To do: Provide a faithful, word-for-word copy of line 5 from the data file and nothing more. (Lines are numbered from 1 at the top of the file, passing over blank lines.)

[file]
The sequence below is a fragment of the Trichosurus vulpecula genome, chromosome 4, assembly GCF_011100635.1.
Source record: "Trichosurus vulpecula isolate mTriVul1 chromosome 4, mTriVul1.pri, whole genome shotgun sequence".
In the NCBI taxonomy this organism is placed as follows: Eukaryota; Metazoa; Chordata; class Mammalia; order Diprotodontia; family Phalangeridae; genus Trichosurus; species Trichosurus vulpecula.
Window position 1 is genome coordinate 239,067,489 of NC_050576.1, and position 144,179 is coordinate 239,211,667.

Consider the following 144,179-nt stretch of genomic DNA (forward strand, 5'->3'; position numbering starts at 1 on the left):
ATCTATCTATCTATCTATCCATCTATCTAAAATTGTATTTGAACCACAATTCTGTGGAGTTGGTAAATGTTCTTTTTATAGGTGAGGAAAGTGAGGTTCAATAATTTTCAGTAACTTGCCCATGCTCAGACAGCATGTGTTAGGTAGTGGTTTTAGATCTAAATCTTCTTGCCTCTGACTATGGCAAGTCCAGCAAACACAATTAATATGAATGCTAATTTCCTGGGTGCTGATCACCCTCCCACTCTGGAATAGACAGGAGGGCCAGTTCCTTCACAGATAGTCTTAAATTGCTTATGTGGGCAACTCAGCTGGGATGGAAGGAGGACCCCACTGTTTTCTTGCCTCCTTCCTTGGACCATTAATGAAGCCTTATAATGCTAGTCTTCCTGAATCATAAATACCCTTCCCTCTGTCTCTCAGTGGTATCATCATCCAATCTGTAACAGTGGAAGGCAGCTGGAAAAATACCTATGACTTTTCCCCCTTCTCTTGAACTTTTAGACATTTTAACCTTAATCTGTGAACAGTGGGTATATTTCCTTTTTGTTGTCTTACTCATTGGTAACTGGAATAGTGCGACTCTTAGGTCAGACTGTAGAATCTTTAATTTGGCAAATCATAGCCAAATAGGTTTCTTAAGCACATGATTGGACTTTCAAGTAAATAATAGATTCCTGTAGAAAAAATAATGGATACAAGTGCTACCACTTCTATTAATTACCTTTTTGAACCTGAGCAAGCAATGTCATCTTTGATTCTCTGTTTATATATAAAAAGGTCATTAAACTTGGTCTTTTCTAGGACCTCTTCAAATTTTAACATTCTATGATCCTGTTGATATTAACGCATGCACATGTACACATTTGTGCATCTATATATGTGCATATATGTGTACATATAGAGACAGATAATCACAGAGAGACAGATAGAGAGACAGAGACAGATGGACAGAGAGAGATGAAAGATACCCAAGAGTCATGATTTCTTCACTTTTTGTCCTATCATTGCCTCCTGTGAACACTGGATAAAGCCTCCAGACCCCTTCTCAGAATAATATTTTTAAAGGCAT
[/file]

Consider the following 144,179-nt stretch of genomic DNA (forward strand, 5'->3'; position numbering starts at 1 on the left):